'This article addresses some critical issues in the research environment of Aboriginal and Torres Strait Islander candidates at Australian universities. It will be useful to non-Indigenous supervisors of Indigenous students, as well as Indigenous students considering the different kinds of creative practice projects possible at postgraduate level. The article examines the nexus between Indigenous knowledge and creative practice research. The significance of this relationship becomes more apparent with increasing participation of Indigenous creative practitioners in postgraduate education. By drawing on our experience as supervisors of PhD- and MA-level higher degrees with Aboriginal and Torres Strait Islander candidates, we discuss some of the issues that may arise for supervisors and Indigenous researchers in creative practice research environments. Through Indigenous candidates’ creative projects, we argue these works provide insights into the existing conventions of practice, knowledge and research in Western education. Thus, we demonstrate how Indigenous knowledge has contributed to creative practice research, and broadened its horizons and methods of inquiry.' (Abstract)
'A mosaic of lyric fragments, ‘First Cake Method’ is a short piece of experimental memoir working within the lyric essay form to explore the complexity of a father/daughter relationship. Shifting between first and third person narrative, from the child narrator to adult, it sketches a story that is both personal and universal, exploring the human need for love and acceptance while hinting at the specifics of this family’s dysfunction. Relating moments of intimacy and distance, at different stages of life, cooking and food is the central motif for an exploration of the narrator’s determination to master the ‘recipe’ for connection. Thus the structure and content of the essay work to embody the complexity of familial relationships. The use of fragmentation and repetition also mimics memory’s tendency to ‘snapshots’, thematic grouping and revision.' (Abstract)
'Academic writing in higher education research is commonly perceived as the process of ‘writing up’ knowledge rather than exploring ideas. As a result, the potential to use creative writing approaches to develop and relay meaning has often been overlooked. This article investigates creative writing as a rich and meaningful mode of representation in academia. It argues how dominant institutional discourses inhibit personal voice by favouring objectivity, and further affirms that researchers need to oppose the pressures of academic writing by ‘coming into’ one’s creative writing voice and consciousness. It is anticipated that using literary and poetic devices to relay the writer’s personal and creative voice can generate research that encompasses the full richness of human experience.' (Abstract)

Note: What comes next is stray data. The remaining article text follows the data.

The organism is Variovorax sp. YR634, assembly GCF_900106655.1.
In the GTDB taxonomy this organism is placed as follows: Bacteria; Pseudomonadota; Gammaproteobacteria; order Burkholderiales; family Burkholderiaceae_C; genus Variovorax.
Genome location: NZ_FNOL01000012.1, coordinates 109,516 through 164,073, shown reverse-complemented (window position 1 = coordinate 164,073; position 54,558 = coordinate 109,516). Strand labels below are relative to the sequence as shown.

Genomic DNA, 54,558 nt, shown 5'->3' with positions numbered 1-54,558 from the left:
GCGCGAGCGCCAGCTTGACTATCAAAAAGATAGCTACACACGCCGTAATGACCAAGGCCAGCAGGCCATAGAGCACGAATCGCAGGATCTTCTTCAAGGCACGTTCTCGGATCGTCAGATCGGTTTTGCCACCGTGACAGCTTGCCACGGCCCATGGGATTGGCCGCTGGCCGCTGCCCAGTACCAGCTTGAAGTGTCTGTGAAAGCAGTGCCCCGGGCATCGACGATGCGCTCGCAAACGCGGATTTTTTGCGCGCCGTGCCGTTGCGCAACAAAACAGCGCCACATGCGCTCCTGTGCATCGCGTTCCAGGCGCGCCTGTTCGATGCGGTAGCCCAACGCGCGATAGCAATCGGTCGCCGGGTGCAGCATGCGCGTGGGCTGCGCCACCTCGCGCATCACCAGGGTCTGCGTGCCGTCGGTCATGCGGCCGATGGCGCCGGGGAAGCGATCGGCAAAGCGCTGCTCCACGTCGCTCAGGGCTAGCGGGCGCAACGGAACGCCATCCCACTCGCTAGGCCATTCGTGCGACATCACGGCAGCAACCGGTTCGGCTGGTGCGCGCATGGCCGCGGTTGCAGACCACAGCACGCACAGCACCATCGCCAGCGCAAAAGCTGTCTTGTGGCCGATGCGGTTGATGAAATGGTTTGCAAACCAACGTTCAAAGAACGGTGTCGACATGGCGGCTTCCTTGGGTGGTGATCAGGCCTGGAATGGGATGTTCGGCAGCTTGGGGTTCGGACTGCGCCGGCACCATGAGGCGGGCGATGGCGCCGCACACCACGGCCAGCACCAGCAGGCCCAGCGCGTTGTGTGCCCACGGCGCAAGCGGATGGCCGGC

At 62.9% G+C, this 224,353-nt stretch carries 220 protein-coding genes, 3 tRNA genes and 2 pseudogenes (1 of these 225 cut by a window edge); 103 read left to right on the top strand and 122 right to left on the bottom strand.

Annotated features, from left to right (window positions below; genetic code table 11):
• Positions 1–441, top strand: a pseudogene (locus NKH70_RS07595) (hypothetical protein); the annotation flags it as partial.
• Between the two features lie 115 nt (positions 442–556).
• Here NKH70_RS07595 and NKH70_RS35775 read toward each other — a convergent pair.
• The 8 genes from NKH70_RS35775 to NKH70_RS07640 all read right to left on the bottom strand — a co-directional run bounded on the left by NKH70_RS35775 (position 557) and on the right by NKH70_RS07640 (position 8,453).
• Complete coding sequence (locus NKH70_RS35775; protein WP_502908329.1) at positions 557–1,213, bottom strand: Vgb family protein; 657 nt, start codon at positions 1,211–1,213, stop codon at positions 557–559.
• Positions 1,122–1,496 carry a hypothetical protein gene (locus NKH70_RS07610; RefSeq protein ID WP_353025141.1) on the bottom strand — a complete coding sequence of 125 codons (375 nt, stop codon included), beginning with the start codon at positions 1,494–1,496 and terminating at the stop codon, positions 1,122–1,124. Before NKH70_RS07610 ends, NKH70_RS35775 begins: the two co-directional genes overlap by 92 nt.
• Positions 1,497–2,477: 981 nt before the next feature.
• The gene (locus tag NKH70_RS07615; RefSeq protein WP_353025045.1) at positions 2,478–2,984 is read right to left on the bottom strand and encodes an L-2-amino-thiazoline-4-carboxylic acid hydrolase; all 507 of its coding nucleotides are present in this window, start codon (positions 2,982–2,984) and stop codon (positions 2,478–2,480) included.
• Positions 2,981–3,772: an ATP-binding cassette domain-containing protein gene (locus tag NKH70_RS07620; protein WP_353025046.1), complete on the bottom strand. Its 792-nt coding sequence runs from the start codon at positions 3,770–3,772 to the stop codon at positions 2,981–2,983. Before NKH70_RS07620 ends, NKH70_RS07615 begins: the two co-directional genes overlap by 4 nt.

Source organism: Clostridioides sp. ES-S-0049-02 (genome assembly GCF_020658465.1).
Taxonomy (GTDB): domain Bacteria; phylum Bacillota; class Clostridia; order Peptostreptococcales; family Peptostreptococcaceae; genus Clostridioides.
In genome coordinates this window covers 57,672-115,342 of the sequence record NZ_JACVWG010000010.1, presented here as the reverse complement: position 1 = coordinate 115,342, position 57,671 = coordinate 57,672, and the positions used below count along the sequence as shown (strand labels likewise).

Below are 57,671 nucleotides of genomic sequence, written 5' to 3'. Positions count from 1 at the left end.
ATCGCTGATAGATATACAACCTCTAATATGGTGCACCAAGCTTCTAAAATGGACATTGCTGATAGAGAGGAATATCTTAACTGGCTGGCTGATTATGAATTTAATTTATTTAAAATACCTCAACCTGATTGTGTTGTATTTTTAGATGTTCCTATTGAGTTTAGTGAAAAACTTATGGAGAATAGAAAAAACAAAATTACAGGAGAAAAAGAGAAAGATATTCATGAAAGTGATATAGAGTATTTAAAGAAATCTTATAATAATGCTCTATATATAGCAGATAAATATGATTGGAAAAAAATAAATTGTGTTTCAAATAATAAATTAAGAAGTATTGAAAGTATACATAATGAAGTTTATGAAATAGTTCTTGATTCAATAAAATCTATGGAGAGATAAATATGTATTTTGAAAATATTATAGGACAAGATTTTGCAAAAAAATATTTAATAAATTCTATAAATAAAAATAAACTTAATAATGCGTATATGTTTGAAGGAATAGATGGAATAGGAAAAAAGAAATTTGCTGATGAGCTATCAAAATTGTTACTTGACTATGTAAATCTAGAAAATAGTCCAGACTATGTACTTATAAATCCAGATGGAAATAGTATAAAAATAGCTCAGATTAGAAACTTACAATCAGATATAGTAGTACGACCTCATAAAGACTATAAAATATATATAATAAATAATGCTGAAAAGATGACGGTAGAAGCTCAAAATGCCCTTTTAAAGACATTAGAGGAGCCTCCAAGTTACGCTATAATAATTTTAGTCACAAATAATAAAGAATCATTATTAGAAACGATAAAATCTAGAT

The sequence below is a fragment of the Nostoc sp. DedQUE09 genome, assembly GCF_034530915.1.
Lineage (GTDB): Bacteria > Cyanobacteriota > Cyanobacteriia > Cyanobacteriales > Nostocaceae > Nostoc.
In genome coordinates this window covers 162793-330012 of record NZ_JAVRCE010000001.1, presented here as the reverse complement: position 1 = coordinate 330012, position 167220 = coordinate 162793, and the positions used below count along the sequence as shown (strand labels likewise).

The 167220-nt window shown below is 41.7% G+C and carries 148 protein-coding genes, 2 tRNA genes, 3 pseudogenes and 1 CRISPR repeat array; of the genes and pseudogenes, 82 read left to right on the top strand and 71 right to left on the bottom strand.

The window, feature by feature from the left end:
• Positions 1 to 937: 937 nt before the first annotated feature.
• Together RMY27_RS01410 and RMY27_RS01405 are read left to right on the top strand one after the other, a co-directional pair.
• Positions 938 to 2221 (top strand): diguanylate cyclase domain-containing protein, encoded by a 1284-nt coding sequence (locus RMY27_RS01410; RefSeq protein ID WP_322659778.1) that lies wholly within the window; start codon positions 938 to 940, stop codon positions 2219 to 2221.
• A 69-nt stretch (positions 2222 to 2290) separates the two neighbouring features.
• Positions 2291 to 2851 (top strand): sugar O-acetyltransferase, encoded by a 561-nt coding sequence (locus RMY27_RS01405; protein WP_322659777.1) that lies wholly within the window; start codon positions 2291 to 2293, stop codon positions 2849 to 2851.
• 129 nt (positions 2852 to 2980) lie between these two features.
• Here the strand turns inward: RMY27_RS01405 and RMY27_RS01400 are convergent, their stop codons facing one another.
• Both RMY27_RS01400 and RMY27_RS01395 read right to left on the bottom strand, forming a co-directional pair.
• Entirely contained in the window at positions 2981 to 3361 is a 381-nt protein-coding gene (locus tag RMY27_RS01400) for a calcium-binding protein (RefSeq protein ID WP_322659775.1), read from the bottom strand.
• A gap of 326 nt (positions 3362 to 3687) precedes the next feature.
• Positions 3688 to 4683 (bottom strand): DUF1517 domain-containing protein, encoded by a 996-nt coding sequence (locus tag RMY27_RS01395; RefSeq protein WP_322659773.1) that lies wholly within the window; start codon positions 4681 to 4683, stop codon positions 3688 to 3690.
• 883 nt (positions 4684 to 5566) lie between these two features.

'This paper examines the literary interview as a form, and as a source of research material for creative writing and literary studies. In the article, I discuss theoretical and methodological approaches to conversations with writers and the usefulness of the interview for creative writing scholars. Novelist Charlotte Wood published The Writer’s Room: Conversations about Writing (2016) soon after her award-winning fifth novel, The Natural Way of Things (2015), appeared; the two books were constructed at around the same time. Through an interview I conducted with Wood about The Writer’s Room and her reasons for speaking to contemporary writers, I assess the statements Wood makes in the introduction to her collection and explore the texture of literary interviews. The article examines what information interviews provide about an individual writer’s working methods and looks at the emotions or affect around authors’ writing lives as a means of gauging the utility of the interview for scholars and writers. I argue that while the apparent aim of the interview is to obtain insights into an author’s praxis, related objectives may be to build connections between authors and their readers, and to augment communities of writers.' (Abstract)